Other drugs commonly used to treat people with heart disease include drugs that lower blood pressure, angiotensin-converting enzyme (ACE) inhibitors, which help the heart pump blood better, and beta blockers, which slow the heart down. Nitrates and calcium channel blockers relax blood vessels and relieve chest pain. Diuretics decrease fluid in the body. Blood cholesterol-lowering drugs reduce levels of low-density lipoproteins (LDL), the "bad cholesterol," in the blood and increase high-density lipoproteins (HDL), the "good cholesterol."

Catheter-based treatments: Angioplasty is a procedure in which a thin tube called a catheter is put into an artery in the groin and threaded up to the narrowed artery in the heart. The catheter, which has a balloon at the tip, is used to widen the artery. Routinely, tiny mesh wire tubes called stents are then inserted into the artery to hold it open permanently. But a major challenge is restenosis, which is the reclogging or renarrowing of an artery after angioplasty or stenting.

Maureen Magoon, 67, of Blairsville, Ga., who was diagnosed with heart disease in 1999, has experienced problems with restenosis since receiving angioplasty. So when her doctors at the Emory Heart Center in Atlanta recently discovered that another one of her arteries was clogged, they determined that she was a good candidate to receive the Cypher Stent from Cordis Corp., the first drug-eluting stent.

The new stent, approved by the FDA in May 2003, releases the drug sirolimus, which reduces the risk that the artery will reclog. As part of its conditions for approving the Cypher Stent, the FDA is requiring Cordis to conduct a post-approval study of 2,000 patients to assess the long-term safety and effectiveness of the new device. The agency is monitoring reports of problems with the stent, as it does with all medical devices.

A process called intravascular radiation therapy, which uses radiation to kill cells that are clogging an artery, is sometimes used during angioplasty procedures. Also known as brachytherapy, this treatment is not approved for use with the placement of a stent for a vessel that has never been treated, says Jonette Foy, Ph.D., a biomedical engineer in the FDA's Center for Devices and Radiological Health. "Brachytherapy is approved for vessels that have been previously stented, but reoccluded over time."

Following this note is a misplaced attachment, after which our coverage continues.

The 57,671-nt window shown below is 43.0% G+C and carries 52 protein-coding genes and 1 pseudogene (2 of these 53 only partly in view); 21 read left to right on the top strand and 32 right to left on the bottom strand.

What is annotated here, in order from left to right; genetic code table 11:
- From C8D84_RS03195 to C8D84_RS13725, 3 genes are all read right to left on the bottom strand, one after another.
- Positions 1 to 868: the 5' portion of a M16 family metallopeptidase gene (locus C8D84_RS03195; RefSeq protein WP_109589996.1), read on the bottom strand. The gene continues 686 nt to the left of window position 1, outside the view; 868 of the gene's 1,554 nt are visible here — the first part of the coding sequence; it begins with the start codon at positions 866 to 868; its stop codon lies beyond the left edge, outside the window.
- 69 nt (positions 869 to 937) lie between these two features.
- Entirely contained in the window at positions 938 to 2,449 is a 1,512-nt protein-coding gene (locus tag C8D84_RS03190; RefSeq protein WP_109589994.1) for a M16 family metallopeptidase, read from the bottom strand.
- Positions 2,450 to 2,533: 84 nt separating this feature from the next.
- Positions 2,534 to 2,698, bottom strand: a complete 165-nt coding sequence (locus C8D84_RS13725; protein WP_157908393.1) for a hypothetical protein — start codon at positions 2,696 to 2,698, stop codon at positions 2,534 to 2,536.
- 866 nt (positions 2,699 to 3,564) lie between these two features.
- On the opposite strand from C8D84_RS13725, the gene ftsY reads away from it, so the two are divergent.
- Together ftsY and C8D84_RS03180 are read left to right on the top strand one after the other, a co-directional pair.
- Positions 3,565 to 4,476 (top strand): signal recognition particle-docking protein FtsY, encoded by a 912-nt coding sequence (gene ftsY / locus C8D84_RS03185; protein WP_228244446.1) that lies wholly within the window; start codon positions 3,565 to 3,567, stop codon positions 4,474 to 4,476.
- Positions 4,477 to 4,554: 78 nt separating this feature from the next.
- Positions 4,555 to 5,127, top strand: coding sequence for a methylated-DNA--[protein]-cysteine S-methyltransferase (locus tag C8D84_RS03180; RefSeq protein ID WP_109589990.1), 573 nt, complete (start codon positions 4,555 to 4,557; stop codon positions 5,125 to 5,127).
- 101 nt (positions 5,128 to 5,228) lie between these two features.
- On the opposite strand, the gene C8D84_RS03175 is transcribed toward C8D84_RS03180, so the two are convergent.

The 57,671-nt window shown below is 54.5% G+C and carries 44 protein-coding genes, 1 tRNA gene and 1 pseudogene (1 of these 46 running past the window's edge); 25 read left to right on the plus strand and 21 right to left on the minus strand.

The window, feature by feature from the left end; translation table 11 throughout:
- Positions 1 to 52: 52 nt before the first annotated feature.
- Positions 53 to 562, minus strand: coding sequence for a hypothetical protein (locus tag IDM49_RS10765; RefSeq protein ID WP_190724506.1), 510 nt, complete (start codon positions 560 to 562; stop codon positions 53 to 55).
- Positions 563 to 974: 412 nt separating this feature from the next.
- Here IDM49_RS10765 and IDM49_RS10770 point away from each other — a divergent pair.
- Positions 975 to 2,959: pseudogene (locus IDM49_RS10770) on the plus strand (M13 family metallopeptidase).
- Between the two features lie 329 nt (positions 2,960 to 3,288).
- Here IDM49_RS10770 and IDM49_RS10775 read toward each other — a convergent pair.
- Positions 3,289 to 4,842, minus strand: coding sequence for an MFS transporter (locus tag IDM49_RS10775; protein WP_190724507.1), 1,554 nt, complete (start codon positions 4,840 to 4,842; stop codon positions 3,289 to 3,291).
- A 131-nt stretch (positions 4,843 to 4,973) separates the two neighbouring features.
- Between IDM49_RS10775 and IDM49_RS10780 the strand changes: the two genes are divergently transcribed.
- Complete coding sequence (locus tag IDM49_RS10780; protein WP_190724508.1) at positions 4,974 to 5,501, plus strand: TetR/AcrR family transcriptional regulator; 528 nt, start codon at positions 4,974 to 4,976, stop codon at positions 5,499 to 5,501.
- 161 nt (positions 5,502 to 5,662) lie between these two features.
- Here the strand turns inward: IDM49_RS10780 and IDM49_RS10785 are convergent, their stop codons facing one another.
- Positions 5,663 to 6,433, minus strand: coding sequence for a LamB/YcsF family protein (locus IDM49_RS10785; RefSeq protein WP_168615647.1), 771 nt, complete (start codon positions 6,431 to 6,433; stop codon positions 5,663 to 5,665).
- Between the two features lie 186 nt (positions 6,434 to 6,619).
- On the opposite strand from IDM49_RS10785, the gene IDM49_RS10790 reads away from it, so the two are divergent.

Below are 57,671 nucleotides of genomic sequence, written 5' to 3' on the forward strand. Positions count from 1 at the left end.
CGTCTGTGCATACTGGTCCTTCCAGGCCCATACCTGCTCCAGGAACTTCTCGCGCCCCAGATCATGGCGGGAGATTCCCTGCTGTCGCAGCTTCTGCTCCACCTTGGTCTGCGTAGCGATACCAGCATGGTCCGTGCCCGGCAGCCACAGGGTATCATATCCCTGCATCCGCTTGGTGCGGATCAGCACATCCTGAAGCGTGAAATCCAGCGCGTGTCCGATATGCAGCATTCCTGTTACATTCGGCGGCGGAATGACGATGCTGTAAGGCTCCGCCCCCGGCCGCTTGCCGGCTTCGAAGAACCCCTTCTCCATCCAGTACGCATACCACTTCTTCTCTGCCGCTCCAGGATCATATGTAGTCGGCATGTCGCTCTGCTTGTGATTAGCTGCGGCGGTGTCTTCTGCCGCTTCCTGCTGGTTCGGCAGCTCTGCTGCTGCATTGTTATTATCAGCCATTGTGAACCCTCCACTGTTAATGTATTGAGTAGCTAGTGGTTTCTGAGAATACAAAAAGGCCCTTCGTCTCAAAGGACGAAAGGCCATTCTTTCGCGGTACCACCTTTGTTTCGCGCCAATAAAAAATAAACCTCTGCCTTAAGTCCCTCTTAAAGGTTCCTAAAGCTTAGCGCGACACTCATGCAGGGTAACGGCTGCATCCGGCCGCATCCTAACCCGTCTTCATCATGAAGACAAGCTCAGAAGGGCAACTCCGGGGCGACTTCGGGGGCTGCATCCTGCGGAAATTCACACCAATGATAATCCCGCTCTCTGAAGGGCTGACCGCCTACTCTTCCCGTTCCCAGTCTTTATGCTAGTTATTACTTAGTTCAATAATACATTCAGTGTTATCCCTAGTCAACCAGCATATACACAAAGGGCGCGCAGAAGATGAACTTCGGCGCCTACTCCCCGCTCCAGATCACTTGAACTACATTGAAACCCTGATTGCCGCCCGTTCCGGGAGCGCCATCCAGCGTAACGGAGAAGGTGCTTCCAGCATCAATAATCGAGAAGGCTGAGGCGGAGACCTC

Coronary bypass surgery: In cases of severe blockages or when someone is unresponsive to medications or not a candidate for angioplasty, doctors may perform coronary bypass surgery. This involves taking a blood vessel from the leg or chest and grafting it onto the blocked artery to bypass the blockage.

In the last few years, the FDA has approved several devices that improve heart disease diagnosis and treatment. For example, after a person has received coronary bypass surgery, devices are used to catch loose particles that could potentially float downstream and clog another artery. This process is known as embolic protection.

C-reactive Protein: A New Risk Factor

Among the new risk factors that may be linked to increased risk of cardiovascular disease is C-reactive protein (CRP). It's produced by the liver as a response to injury or infection and is a sign of inflammation in the body. Research correlates high levels of CRP with an increased risk of heart attack and stroke. Though the evidence is conflicting, some researchers believe that CRP itself is not a risk factor, but elevated levels of CRP could mean that some part of the cardiovascular system is inflamed, which can lead to stroke or heart attack. Information about CRP and other new risk factors is still emerging.